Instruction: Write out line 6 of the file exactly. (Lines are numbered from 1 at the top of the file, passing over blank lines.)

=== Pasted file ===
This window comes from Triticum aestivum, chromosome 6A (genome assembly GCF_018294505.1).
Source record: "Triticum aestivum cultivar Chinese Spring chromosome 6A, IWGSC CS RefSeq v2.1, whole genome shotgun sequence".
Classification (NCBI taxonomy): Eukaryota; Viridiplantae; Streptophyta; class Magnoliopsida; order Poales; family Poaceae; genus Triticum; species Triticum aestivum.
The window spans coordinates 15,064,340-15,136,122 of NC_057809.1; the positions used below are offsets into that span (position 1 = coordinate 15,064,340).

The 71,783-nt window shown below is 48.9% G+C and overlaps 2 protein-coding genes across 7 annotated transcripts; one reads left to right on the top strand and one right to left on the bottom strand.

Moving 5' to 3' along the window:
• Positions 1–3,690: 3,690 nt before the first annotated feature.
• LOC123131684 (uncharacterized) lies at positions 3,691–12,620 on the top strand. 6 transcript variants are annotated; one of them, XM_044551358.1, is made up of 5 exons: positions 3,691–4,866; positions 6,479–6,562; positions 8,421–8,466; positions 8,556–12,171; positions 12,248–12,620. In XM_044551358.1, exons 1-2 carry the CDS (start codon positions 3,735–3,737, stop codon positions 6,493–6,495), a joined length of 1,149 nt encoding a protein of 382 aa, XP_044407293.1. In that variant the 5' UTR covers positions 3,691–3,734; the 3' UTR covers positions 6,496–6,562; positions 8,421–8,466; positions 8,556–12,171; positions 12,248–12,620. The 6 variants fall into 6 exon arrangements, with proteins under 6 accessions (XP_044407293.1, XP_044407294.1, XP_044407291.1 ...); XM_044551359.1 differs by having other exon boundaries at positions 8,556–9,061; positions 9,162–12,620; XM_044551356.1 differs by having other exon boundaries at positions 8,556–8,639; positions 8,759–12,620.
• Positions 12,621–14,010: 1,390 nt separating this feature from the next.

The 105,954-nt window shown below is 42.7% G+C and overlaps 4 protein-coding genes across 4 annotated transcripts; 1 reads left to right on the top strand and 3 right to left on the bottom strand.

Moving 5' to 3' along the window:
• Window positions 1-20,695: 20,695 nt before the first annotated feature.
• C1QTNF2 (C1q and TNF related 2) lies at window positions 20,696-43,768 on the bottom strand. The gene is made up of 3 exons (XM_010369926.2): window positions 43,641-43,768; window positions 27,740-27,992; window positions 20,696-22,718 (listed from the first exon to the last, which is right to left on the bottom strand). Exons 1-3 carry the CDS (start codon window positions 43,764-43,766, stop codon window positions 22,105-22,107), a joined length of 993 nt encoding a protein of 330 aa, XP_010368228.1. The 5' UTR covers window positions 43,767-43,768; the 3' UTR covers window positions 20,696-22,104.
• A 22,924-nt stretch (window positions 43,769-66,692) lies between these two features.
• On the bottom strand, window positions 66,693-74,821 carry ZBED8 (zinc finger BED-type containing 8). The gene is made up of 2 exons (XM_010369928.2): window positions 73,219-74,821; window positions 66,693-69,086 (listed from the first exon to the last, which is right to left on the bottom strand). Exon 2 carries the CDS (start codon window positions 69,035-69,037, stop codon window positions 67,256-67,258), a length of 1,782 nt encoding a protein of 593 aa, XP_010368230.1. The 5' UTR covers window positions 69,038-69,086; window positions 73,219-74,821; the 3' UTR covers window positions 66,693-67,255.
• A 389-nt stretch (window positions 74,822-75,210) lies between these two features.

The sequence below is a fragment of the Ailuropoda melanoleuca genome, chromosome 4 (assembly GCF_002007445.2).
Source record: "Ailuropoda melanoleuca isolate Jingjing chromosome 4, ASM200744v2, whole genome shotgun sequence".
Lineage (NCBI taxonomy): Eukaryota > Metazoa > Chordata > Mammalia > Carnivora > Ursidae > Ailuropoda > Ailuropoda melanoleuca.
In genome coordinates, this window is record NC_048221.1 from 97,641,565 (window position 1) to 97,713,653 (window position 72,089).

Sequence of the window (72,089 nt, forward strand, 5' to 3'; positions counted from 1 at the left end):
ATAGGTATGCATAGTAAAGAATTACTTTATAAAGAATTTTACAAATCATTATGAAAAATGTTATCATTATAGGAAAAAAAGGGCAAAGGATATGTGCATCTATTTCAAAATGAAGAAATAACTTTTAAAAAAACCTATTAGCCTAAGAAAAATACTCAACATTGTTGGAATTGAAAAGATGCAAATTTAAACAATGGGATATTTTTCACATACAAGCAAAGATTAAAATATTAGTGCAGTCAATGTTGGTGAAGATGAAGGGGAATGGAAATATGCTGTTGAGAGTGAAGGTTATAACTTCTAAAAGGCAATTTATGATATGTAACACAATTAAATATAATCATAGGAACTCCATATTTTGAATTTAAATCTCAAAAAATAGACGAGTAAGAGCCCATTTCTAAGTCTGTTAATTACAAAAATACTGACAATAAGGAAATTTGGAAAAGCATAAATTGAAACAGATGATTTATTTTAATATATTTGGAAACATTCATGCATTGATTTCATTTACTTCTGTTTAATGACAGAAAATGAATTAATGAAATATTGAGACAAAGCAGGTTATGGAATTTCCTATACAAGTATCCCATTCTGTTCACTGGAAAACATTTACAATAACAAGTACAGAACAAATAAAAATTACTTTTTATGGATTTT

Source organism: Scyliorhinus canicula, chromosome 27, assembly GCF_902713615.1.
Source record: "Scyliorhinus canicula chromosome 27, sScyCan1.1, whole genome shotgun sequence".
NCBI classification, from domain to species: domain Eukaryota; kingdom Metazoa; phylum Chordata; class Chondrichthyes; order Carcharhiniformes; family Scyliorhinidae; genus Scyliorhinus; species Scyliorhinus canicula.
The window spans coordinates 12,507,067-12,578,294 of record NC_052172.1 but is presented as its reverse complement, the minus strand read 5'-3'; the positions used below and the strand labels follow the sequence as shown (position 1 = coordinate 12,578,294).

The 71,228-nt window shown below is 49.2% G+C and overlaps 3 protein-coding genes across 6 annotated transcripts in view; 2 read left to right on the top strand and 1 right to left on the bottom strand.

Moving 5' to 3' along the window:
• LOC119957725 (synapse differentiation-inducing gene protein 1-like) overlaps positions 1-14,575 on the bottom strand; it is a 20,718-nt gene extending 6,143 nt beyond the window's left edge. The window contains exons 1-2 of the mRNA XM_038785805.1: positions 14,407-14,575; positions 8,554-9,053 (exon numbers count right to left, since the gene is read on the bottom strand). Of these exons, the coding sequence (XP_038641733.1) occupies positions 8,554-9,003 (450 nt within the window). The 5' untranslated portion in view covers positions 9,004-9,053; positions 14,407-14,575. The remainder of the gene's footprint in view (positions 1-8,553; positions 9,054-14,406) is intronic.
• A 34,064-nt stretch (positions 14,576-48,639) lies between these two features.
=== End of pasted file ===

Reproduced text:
Moving 5' to 3' along the window: